Living Well: Keeping A Healthy Approach To Food In Body & Mind
Did you know that it’s Mental Illness Awareness Week? In 1990, Congress recognized the efforts of the National Alliance on Mental Illness (NAMI) in raising awareness of mental illness by designating this as the first full week of October each year. This year the week runs from October 2-8.
It’s a topic I’m writing about because eating disorders are classified under mental illnesses, and it isn’t an isolated problem, as approximately 1 in 5 adults in the U.S. (about 43.8 million) experiences mental illness each year. It’s also estimated 1 in 25 adults in the U. S. (10 million) experiences a serious mental illness that significantly interferes or limits one or more major life activities. In the United States, about 20 million women and 10 million men suffer from an eating disorder sometime in their life.
Eating disorders, such as anorexia nervosa, bulimia nervosa and binge eating disorder (BED), include extreme attitudes, emotions and behaviors that surround weight and food issues. These conditions can seriously affect a person’s emotional and physical health, and can potentially life-threatening. Anorexia nervosa has the highest mortality rate of any mental illness. Depression, anxiety and other mood disorders also frequently co-occur with eating disorders.
While the focus of many who suffer from eating disorders is on food, the truth is they are about much more than food. The sad reality is that eating disorders are often overlooked as a mental illness.
Eating disorders are serious illnesses and they are not lifestyle choices. They are complex conditions that may arise from a combination of emotional, behavioral, biological, interpersonal and social factors. Eating disorders do not discriminate. Girls, boys, women and men of all ages, races and ethnicities, socioeconomic statuses and sexualities can be affected by eating disorders. It’s safe to say that everybody knows someone who has been or is currently affected by eating disorders.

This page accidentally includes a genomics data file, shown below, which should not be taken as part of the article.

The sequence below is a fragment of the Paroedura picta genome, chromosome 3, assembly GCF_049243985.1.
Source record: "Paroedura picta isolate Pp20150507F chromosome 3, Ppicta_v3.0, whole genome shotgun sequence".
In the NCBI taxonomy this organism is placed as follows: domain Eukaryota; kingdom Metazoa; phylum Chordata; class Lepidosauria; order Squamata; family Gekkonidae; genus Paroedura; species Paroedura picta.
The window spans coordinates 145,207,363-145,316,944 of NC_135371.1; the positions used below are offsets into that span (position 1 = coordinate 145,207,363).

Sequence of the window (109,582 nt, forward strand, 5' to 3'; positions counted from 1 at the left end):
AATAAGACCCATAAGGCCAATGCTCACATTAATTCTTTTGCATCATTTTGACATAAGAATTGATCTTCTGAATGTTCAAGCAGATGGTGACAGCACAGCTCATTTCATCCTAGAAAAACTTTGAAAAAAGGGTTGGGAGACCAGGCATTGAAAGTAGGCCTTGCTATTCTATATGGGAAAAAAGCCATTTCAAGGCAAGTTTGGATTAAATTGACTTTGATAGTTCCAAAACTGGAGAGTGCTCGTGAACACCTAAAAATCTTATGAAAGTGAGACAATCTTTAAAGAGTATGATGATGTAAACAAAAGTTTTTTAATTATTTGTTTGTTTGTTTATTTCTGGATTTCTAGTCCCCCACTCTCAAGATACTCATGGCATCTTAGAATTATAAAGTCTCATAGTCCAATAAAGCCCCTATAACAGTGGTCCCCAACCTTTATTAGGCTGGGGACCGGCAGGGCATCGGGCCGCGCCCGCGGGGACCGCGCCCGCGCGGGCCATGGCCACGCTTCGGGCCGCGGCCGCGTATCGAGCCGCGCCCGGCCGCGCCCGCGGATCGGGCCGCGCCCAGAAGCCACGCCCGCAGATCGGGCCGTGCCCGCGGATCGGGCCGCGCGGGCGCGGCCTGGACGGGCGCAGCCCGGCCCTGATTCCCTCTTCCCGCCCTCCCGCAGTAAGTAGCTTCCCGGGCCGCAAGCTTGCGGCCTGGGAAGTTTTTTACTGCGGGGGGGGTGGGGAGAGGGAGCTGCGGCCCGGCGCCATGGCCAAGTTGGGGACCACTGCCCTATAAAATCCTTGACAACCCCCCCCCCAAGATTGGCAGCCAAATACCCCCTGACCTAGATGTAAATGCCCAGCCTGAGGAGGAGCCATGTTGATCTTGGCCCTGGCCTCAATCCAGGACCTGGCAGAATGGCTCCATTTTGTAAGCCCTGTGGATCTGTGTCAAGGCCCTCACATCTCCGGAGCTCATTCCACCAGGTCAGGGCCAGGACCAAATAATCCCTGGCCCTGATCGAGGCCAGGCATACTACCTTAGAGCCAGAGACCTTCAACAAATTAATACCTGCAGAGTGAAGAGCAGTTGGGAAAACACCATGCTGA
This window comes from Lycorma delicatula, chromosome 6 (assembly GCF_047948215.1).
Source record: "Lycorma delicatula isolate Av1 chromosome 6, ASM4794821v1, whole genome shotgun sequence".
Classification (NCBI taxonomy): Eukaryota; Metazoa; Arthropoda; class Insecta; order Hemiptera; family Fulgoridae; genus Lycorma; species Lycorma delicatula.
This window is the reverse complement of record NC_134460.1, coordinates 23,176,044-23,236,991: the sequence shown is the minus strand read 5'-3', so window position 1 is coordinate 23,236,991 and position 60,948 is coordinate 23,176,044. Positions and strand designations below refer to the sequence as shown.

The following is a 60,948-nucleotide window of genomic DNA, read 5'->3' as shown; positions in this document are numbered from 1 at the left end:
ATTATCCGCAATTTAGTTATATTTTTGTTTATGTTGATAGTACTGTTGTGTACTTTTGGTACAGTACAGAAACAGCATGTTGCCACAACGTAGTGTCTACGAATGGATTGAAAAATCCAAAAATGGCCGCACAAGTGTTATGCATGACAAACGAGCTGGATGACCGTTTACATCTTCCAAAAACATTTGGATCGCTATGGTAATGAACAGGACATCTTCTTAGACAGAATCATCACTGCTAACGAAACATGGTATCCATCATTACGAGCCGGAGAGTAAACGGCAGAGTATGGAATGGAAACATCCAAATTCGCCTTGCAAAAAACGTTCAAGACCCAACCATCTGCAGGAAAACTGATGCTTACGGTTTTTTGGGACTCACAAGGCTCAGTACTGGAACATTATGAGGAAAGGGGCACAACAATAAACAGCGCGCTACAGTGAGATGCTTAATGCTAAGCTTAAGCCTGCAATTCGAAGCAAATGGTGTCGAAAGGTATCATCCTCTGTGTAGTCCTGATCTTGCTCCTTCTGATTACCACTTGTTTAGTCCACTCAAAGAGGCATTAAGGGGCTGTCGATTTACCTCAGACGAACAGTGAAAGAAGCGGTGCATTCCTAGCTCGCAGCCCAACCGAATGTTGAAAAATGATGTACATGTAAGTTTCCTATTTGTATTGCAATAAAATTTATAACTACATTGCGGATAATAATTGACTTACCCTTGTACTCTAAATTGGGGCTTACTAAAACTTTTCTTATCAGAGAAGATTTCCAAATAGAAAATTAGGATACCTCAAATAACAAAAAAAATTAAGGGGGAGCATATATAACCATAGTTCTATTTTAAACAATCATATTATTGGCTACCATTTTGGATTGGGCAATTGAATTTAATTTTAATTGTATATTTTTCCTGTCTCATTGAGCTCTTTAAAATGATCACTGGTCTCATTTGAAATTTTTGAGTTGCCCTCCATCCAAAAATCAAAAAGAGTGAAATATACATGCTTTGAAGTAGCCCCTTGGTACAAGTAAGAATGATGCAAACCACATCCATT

According to studies, 70 percent of people aged 18-30 years report dislike of their body. People who have a negative body image are more likely to develop an eating disorder and suffer from low self-esteem, have feelings of depression and obsess about body weight. About 35 percent of the people who report “normal dieting” eventually progress to pathological dieting and of those, around 20-25 percent will progress to partial or full-blown eating disorders.
But did you also know that help is available for people suffering from an eating disorder and recovery is possible? Early intervention and access to care are critical. The treatment of eating disorders often requires a health care team. Professionals, including physicians, dietitians, psychiatrists, psychologists, therapists or clinical social workers and exercise physiologists may all play a role in a healthcare team that is vital to successful management and recovery of these illnesses.
It is also essential that we erase that stigma that has so long been associated with mental illness. It is not too late to join NAMI this year in “shining a light on mental illness and replacing stigma with hope.” Join me this year in taking the stigma-free pledge at www.nami.org/stigmafree, and by doing so learn more about how you can educate yourself and others about mental illness to include eating disorders.
If you or someone you know someone who may be suffering from an eating disorder, don’t be afraid to seek more information and ask for help. Visit www.anad.org, www.nationaleatingdisorders.org, www.bedaonline.com or www.aubreyssong.org to find out more.
This article is dedicated to my dad, who has suffered from mental illness, has courageously fought this battle and has bravely and publicly shared his lifelong journey to raise mental health awareness.
Meet Our Dietitian
At Owensboro Health, you’ll get nutrition counseling from a registered nutritionist — an expert in medical nutrition therapy. Beth Cecil, RDN, LD (right), is certified in food allergy management and is a Lifestyle Coach for the Diabetes Prevention Program. She also holds a Certificate of Training in Childhood and Adolescent Management, so you can trust her to care for your or your loved one’s specialized needs.
This article originally appeared in the Owensboro Messenger-Inquirer.